A3 Book section, Chapters in research books
Finnish Fuck Games : A Lost Historical Footnote (2022)


Paasonen, S., & Karhulahti, V.-M. (2022). Finnish Fuck Games : A Lost Historical Footnote. In V. Navarro-Remesal, & Ó. Pérez-Latorre (Eds.), Perspectives on the European Videogame (pp. 75-90). Amsterdam University Press. https://doi.org/10.1515/9789048550623-005


JYU authors or editors


Publication details

All authors or editors: Paasonen, Susanna; Karhulahti, Veli-Matti

Parent publication: Perspectives on the European Videogame

Parent publication editors: Navarro-Remesal, Victor; Pérez-Latorre, Óliver

ISBN: 978-94-6372-622-1

eISBN: 978-90-4855-062-3

Publication year: 2022

Pages range: 75-90

Number of pages in the book: 236

Publisher: Amsterdam University Press

Place of Publication: Amsterdam

Publication country: Netherlands

Publication language: English

DOI: https://doi.org/10.1515/9789048550623-005

Publication open access: Not open

Publication channel open access:


Abstract

Histories of media technologies involve diverse experimentations with erotic, pornographic, and sexually explicit content. Sexual content was adopted early in photography as it was in visual variations such as the stereoscope, 16 mm, 8 mm, and 35 mm film and video, and, later, in networked media from Usenet to the WWW (e.g., Williams, 1989; Coopersmith, 1999; Paasonen, 2018a). The videogame is no exception. While the role of erotic, pornographic, and sexually explicit early videogame development has been cited by historians earlier (often in passing), few case studies chart the region-specific functions and roles of such titles. In this article, we do exactly that: our goal is to analyse independently developed Finnish ‘fuck games’—playable software typically implying or simulating sexual intercourse—of the 1980s and 1990s in order to identify their fundamental elements as objects produced in specific regional space and time. While these elements can thus be claimed to reflect Finland's computer and media culture during the era, they also provide a perspective from which to better understand the overall development and history of local, pre-Internet DIY labour within game design.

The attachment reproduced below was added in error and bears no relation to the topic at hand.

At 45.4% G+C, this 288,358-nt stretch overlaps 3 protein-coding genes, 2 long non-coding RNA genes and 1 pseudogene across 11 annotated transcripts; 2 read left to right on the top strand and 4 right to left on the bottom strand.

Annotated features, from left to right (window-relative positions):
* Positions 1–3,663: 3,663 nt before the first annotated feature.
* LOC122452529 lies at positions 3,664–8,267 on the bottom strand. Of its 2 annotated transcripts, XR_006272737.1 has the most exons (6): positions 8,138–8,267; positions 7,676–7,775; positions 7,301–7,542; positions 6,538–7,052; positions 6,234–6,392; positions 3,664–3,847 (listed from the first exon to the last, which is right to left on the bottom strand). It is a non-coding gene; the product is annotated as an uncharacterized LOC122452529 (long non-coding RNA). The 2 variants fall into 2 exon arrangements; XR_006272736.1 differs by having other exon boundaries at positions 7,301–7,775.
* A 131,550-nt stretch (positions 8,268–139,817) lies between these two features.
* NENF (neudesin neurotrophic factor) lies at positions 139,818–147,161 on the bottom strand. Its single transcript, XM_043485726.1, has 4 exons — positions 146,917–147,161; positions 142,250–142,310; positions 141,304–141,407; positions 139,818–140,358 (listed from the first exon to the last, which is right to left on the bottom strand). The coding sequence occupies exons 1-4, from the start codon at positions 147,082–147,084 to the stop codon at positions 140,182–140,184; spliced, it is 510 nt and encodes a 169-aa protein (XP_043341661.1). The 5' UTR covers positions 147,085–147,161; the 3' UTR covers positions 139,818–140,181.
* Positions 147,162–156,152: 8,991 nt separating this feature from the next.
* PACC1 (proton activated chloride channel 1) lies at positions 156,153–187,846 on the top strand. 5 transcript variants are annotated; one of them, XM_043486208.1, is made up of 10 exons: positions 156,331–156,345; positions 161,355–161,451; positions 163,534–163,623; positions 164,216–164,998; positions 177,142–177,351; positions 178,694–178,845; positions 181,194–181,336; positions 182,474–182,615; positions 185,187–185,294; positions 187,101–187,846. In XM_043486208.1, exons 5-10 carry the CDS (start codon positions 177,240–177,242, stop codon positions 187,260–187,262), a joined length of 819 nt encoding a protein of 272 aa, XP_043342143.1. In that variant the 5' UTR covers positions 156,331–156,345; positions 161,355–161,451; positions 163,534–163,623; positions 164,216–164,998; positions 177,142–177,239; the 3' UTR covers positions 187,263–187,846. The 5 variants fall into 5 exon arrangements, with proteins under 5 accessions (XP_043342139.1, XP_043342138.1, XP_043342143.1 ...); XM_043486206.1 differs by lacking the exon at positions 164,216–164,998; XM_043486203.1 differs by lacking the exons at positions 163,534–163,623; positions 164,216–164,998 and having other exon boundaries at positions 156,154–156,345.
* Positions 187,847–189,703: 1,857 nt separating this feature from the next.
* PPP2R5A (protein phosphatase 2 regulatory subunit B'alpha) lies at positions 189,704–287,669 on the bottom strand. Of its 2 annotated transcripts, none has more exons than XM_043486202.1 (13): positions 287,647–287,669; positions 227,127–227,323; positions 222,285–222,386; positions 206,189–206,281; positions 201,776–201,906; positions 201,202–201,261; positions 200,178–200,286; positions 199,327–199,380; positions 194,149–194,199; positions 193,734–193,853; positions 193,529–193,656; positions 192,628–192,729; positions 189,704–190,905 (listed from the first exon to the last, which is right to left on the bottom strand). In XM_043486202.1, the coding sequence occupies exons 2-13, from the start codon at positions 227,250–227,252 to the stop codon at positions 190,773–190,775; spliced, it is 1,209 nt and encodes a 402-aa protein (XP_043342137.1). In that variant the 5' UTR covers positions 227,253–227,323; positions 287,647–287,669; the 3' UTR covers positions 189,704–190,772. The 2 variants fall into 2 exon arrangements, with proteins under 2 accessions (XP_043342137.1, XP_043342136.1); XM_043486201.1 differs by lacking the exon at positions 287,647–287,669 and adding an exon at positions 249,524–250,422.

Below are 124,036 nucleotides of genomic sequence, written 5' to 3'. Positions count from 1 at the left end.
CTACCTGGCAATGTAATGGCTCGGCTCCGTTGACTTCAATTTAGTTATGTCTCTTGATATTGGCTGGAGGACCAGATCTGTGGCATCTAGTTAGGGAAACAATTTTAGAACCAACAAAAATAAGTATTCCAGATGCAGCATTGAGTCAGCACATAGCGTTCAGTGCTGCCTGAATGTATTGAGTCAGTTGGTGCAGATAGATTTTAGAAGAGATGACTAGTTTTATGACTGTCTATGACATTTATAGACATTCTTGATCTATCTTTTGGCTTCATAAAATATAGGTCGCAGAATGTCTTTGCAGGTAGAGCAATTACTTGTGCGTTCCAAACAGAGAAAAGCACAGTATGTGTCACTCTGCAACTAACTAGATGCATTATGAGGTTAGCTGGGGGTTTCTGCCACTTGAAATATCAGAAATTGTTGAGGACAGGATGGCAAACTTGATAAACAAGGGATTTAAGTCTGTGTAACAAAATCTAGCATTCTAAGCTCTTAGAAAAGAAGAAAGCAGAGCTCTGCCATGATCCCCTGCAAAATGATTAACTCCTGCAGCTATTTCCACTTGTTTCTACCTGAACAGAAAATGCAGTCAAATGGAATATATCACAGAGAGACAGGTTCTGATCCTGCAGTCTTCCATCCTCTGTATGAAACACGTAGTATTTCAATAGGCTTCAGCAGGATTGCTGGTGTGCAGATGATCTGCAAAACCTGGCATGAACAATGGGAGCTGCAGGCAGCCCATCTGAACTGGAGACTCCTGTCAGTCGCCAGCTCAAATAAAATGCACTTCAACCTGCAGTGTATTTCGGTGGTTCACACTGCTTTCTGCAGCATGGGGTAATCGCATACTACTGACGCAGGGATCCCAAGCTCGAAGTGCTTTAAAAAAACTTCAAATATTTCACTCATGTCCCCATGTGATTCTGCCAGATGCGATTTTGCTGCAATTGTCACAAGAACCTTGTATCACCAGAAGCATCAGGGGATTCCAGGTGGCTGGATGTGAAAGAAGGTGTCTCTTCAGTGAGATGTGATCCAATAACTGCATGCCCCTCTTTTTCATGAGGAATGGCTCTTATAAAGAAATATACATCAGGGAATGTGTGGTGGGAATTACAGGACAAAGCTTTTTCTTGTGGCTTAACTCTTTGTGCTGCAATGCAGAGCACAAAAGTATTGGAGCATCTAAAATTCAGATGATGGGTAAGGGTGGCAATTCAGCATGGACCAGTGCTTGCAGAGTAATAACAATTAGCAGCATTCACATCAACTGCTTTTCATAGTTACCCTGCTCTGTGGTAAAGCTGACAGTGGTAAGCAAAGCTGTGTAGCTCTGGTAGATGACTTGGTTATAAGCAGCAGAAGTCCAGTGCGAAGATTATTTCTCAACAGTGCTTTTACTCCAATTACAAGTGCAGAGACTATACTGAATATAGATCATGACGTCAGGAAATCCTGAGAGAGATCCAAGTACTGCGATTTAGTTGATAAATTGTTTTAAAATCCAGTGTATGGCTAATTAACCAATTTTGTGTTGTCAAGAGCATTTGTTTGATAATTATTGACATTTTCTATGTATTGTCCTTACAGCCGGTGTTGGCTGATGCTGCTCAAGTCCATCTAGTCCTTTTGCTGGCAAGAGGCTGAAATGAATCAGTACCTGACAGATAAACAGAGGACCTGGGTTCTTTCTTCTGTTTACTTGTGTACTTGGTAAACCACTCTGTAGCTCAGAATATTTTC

We use the marker of fuck games to capture some of the material's specific style and mode. Made by young people for other young people in a male homosocial context, the games are hardly adult. To call them erotic would be inaccurate in that they exhibit little aesthetic or artistic intent; they are not concerned with depictions of desire and it is not obvious that their intention is to sexually arouse. This is also why we have chosen not to label the games as pornographic (additionally, they display little familiarity with the generic conventions or aesthetics of pornography).


Keywords: games; digital games; video games; computer games; playing (games and sports); game culture; media culture; pornography; sex; erotica; sex life; Internet; history


Contributing organizations


Related projects


Ministry reporting: Yes

Reporting Year: 2022

Preliminary JUFO rating: 2


Last updated on 2022-19-08 at 20:17